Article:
Sun xVM VirtualBox 3.0 Review

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The important addition of symmetric multiprocessing (SMP) to this desktop virtualisation tool could give VMware Workstation serious competition.

Sun Microsystems’ xVM VirtualBox, a free virtualisation tool that enables virtual machines to run on a variety of standard operating systems, continues to improve its position as a potential challenger to workstation products from VMware and Parallels. Sun released Version 3.0 of xVM VirtualBox on 30 June and added symmetric multiprocessing (SMP) as the major new feature.

In addition to Windows and OS X, VirtualBox supports Linux, Solaris and OpenSolaris as host operating systems. I tested VirtualBox 3.0 on a Sun Fire x4170 server running Windows Server 2008 64-bit and equipped with 12GB of RAM and two quad-core Intel Xeon x5570 “Nehalem” processors. On this machine, I was able to create guests with up to 16 virtual CPUs by taking advantage of hardware-enabled hyper-threading.

I also tested it on a Lenovo T400s laptop running Windows Vista and equipped with an Intel Centrino Core 2 Duo CPU and 2GB of RAM, and on a Mac mini running OS X to run Windows XP.

In all cases, xVM VirtualBox installed and ran without problems. When I tried to assign virtual processors to a guest on the Lenovo notebook I was warned to enable I/O APICs (Advanced Programmable Interrupt Controllers) to avoid IRQ sharing.

Test Findings

xVM VirtualBox did not prevent me from assigning more virtual processors than were available on the physical host. In the case of the Sun Fire x4170 I was able to assign 32 virtual cores to a guest even though that was twice the number of available cores. And even that was “cheating” by using hyper-threading to double my eight physical cores. The user documentation clearly indicated that virtual cores should not exceed actual available physical cores.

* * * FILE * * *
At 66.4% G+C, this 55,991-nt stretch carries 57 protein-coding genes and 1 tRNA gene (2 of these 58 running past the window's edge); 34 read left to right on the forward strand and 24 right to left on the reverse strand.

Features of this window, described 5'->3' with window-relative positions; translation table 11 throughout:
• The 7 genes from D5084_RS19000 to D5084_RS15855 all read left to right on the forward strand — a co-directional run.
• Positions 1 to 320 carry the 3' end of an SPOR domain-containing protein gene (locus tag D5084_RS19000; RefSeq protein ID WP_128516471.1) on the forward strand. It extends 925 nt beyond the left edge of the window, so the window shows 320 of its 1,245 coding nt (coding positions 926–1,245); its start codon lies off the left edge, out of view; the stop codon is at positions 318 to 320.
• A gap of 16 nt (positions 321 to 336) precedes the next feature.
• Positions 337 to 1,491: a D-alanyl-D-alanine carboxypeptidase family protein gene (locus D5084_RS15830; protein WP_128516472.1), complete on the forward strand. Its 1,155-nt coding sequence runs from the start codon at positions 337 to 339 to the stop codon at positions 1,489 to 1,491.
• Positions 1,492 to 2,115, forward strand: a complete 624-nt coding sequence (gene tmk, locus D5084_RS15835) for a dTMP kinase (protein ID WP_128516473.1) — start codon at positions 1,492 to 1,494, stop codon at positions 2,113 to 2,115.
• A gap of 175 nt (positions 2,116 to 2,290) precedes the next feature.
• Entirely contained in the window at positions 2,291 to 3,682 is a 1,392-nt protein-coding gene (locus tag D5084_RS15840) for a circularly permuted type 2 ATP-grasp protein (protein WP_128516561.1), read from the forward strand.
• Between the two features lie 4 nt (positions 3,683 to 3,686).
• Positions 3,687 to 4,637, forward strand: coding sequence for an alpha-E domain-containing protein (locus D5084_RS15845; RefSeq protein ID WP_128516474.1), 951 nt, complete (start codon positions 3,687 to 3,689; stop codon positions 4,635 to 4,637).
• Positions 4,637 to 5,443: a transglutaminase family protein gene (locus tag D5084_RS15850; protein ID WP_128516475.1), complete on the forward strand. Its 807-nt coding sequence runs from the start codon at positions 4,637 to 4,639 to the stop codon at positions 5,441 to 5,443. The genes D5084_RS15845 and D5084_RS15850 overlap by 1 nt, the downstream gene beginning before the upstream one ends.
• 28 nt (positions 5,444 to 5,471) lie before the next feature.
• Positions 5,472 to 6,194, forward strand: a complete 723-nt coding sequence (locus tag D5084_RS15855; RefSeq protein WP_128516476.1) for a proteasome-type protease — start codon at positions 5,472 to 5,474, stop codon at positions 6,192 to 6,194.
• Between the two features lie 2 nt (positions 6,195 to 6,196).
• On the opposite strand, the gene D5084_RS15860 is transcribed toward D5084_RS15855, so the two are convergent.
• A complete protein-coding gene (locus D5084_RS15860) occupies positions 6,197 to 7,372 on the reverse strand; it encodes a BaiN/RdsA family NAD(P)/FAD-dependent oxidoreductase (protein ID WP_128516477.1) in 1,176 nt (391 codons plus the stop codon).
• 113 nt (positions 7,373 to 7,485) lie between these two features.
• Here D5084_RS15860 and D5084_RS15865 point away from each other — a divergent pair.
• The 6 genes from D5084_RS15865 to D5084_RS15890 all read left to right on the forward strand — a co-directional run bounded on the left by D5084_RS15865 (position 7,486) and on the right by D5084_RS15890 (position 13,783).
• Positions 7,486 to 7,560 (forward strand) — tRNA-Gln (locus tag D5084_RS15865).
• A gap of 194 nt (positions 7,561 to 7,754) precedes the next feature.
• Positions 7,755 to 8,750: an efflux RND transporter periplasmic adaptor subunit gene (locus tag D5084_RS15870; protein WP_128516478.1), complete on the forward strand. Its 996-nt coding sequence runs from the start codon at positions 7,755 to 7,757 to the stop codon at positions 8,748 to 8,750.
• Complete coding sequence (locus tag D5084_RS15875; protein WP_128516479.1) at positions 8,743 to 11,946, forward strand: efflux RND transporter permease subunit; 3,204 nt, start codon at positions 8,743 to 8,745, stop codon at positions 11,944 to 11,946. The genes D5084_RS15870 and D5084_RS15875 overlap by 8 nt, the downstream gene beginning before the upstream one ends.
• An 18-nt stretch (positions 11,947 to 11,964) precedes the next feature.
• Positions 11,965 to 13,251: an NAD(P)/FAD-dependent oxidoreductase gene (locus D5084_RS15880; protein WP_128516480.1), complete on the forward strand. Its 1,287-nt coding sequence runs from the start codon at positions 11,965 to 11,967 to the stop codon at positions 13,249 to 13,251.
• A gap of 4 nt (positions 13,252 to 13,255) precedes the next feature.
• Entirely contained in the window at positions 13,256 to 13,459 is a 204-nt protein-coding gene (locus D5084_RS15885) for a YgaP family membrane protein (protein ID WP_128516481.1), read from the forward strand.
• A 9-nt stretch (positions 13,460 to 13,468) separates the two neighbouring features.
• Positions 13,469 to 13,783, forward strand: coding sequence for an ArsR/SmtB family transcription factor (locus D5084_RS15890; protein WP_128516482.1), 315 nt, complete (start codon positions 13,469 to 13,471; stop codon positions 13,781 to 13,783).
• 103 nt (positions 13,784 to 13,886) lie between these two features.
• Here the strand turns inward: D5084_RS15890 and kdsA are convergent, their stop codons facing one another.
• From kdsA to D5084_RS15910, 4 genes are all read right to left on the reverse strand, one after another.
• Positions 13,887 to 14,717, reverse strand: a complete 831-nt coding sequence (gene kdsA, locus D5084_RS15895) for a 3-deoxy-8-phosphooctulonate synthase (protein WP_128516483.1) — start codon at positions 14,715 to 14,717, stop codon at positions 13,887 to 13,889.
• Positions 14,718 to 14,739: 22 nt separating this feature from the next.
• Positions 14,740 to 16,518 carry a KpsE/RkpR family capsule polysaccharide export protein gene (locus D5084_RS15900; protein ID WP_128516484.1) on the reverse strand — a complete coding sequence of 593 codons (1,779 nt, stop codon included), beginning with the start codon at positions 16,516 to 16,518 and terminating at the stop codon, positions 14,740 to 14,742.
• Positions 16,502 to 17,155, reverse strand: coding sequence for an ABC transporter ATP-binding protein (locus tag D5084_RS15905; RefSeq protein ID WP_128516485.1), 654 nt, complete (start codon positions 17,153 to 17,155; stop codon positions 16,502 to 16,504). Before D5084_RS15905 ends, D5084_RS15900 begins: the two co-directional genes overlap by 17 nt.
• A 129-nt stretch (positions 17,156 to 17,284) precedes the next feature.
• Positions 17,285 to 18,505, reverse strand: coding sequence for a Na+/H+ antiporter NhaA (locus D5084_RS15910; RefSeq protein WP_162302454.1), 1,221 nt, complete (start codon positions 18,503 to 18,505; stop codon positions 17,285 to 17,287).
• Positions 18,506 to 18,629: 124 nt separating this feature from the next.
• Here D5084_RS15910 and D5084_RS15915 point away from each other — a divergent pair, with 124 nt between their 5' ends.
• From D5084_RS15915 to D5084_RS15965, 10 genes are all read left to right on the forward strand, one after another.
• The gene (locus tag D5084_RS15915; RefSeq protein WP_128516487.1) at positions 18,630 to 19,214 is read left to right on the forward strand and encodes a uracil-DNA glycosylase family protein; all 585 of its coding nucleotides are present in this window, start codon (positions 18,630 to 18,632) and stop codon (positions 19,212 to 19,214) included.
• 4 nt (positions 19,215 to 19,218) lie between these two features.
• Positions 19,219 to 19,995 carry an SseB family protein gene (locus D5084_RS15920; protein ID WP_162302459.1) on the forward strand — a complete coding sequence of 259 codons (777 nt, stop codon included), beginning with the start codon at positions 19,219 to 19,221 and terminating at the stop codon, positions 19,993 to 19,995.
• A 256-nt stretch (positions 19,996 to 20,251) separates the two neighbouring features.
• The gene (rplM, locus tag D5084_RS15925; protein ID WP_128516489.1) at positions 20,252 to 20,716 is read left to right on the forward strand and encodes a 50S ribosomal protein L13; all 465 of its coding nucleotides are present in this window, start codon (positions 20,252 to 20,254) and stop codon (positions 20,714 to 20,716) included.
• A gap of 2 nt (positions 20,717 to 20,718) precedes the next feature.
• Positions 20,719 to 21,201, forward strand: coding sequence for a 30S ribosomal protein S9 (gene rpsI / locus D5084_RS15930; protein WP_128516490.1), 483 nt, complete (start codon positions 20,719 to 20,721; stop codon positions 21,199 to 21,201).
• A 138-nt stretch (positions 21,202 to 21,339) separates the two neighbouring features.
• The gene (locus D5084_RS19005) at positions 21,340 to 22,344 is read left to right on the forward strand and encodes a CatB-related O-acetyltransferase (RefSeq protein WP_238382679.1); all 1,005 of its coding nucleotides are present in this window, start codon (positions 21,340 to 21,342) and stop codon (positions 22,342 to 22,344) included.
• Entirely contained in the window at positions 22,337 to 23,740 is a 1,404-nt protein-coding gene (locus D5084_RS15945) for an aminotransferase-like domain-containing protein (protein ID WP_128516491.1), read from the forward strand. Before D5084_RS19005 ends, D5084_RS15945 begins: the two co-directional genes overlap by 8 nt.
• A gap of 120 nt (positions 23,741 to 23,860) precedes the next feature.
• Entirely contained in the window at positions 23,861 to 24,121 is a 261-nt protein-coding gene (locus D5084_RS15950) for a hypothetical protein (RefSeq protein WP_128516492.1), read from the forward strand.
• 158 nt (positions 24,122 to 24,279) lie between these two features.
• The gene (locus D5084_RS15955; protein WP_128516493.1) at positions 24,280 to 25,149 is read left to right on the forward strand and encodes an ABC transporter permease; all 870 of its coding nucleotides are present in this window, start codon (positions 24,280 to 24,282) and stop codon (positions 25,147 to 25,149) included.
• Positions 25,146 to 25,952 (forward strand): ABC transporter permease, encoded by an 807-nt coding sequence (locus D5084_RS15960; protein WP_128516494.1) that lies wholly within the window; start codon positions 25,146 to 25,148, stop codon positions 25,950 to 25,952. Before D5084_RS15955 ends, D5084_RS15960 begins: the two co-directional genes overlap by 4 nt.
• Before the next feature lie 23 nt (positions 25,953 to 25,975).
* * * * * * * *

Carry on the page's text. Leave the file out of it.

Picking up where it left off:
Aside from SMP, xVM VirtualBox consists mostly of tweaks to existing features, including experimental support for hardware 3-D acceleration by supporting DirectX 8/9 and OpenGL programming interfaces. While “no cost” is the most compelling reason to look at xVM VirtualBox, the addition of SMP support along with the relatively quick tempo of product development recommends the product as a serious platform for IT pros; version 2.2.4 was released at the end of May.

Beyond the feature additions and improvements, there is a long list of bug fixes that include patches for various guest performance problems and for issues regarding the way VirtualBox handles the importing and exporting of OVF (Open Virtualization Format) virtual appliances. For the full list of VirtualBox 3.0 changes, see

The major addition of support for multiple guest processors in version 3.0 of Sun’s xVM VirtualBox desktop virtualisation tool, when considered alongside the product’s £0.00 price tag and broad host platform support, is certain to give VMware Workstation a run for its money.

Cameron Sturdevant is technical director at eWeek